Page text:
The Rise of the Far-Right: From Climate Denial to Eco-Fascism
A discussion exploring how far-right narratives about environmental change have shifted from outright climate change denial to ‘climate delayism’, and even to embracing climate change for far-right political agendas.
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As part of RUSI’s wider programme exploring Climate Change and in collaboration with RUSI’s Far-Right Extremism and Terrorism (FRET) Programme, this event is the second in a three-part series exploring how the climate movement and environmental activism are reshaping perceptions of ‘eco-terrorism’ and protest.
While the far-right traditionally eschewed the concept of climate change – going as far as to label it a ‘left-wing conspiracy’ – some factions have recently changed tack and embraced the climate crisis to form new narratives. For example, in the context of the coronavirus pandemic, the far-right in Germany and elsewhere embraced conspiracy narratives that framed the pandemic as a way for governments to normalise future ‘climate lockdowns’. On the other hand, many far-right figures are increasingly portraying the climate crisis as an opportunity to seal borders and take decisive action against the perceived threat of over-population, linking it to concerns about demographic change and using it to justify anti-migrant narratives. Our event explores contemporary and historical examples in which far-right narratives dealt with environmental questions, and discusses the implications these have for the current actions of right-wing extremist groups.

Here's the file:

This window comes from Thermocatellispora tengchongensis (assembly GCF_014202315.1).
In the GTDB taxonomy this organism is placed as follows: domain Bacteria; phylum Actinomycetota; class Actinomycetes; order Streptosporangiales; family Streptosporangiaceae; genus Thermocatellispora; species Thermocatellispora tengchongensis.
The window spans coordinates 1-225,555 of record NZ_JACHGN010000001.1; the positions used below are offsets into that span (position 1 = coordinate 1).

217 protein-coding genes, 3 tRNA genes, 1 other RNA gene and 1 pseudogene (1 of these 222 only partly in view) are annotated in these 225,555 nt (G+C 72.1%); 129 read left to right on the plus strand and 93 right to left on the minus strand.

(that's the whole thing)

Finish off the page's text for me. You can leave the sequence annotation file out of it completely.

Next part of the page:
Chair: Claudia Wallner, Research Fellow, Terrorism and Conflict
Dr Kristy Campion, Lecturer in Terrorism Studies, Australian Graduate School of Policing and Security, Charles Sturt University, Australia
Dr Balša Lubarda, Teaching Fellow, Babes-Bolyai University, Romania
Paula Matlach, Research Associate, Institute for Strategic Dialogue, Germany